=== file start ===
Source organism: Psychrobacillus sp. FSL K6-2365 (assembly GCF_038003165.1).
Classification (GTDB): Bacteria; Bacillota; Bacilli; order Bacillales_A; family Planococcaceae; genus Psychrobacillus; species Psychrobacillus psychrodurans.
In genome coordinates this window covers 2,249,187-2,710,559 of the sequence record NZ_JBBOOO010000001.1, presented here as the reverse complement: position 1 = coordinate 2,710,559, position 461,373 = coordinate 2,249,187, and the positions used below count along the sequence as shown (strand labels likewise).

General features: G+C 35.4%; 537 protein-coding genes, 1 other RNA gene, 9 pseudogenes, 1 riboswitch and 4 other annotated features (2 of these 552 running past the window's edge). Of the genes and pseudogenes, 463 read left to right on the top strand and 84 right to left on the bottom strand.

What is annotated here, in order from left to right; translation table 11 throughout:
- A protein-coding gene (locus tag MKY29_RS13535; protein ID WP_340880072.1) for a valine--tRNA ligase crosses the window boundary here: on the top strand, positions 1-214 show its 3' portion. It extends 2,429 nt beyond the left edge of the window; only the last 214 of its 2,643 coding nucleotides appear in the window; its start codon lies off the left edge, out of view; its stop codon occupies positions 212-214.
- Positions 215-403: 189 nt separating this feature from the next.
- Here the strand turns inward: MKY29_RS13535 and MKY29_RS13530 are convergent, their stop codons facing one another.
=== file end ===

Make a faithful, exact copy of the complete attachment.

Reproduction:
Source organism: Psychrobacillus sp. FSL K6-2365 (assembly GCF_038003165.1).
Classification (GTDB): Bacteria; Bacillota; Bacilli; order Bacillales_A; family Planococcaceae; genus Psychrobacillus; species Psychrobacillus psychrodurans.
In genome coordinates this window covers 2,249,187-2,710,559 of the sequence record NZ_JBBOOO010000001.1, presented here as the reverse complement: position 1 = coordinate 2,710,559, position 461,373 = coordinate 2,249,187, and the positions used below count along the sequence as shown (strand labels likewise).

General features: G+C 35.4%; 537 protein-coding genes, 1 other RNA gene, 9 pseudogenes, 1 riboswitch and 4 other annotated features (2 of these 552 running past the window's edge). Of the genes and pseudogenes, 463 read left to right on the top strand and 84 right to left on the bottom strand.

What is annotated here, in order from left to right; translation table 11 throughout:
- A protein-coding gene (locus tag MKY29_RS13535; protein ID WP_340880072.1) for a valine--tRNA ligase crosses the window boundary here: on the top strand, positions 1-214 show its 3' portion. It extends 2,429 nt beyond the left edge of the window; only the last 214 of its 2,643 coding nucleotides appear in the window; its start codon lies off the left edge, out of view; its stop codon occupies positions 212-214.
- Positions 215-403: 189 nt separating this feature from the next.
- Here the strand turns inward: MKY29_RS13535 and MKY29_RS13530 are convergent, their stop codons facing one another.